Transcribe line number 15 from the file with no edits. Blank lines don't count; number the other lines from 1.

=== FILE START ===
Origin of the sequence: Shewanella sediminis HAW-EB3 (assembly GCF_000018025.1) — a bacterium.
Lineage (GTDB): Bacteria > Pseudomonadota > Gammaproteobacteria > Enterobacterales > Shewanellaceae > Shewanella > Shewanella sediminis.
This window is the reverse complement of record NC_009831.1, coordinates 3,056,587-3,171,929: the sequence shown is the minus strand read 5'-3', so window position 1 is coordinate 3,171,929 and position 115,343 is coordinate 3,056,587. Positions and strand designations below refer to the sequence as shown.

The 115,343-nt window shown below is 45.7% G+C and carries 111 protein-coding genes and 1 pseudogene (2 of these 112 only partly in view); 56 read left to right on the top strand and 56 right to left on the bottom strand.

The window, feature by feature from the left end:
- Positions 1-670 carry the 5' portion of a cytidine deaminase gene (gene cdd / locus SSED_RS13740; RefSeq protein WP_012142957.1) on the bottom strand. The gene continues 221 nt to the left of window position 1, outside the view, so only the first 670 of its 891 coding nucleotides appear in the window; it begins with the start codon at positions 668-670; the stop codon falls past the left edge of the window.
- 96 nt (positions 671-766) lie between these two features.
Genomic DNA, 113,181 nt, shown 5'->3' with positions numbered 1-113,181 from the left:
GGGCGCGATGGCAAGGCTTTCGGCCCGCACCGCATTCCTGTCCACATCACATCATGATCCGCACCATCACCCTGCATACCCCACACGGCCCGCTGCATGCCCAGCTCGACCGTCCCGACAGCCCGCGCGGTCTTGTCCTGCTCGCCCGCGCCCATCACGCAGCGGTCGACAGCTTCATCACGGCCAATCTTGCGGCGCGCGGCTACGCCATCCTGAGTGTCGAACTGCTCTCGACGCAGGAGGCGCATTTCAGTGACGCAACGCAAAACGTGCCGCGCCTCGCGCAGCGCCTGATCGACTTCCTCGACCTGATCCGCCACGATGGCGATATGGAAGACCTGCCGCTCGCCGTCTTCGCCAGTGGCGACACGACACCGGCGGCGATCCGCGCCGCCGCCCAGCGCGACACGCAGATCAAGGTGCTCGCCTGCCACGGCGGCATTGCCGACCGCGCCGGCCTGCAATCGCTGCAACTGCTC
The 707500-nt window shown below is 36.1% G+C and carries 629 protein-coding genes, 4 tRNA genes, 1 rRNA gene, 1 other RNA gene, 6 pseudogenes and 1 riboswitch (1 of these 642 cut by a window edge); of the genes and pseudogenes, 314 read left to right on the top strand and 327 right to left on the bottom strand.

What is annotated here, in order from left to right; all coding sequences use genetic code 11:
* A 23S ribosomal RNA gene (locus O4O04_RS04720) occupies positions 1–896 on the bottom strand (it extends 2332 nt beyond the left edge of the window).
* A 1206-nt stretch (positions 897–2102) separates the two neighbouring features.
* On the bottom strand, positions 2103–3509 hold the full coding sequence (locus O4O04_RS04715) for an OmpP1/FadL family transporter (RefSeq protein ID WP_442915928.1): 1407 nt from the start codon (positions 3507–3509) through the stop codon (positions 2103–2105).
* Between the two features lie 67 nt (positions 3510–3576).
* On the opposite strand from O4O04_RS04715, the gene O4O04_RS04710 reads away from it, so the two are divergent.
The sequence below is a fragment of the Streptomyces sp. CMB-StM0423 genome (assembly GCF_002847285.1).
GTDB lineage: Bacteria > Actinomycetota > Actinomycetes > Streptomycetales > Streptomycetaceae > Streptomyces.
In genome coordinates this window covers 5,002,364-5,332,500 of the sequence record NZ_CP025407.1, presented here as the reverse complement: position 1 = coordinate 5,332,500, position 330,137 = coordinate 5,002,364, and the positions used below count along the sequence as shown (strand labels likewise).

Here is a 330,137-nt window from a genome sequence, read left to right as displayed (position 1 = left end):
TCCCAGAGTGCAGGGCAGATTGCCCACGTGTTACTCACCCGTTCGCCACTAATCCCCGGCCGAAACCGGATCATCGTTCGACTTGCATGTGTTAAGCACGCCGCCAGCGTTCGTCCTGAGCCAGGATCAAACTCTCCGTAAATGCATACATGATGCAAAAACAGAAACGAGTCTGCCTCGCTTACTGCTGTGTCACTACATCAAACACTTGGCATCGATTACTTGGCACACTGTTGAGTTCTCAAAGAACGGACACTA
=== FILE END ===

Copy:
* Between the two features lie 67 nt (positions 3510–3576).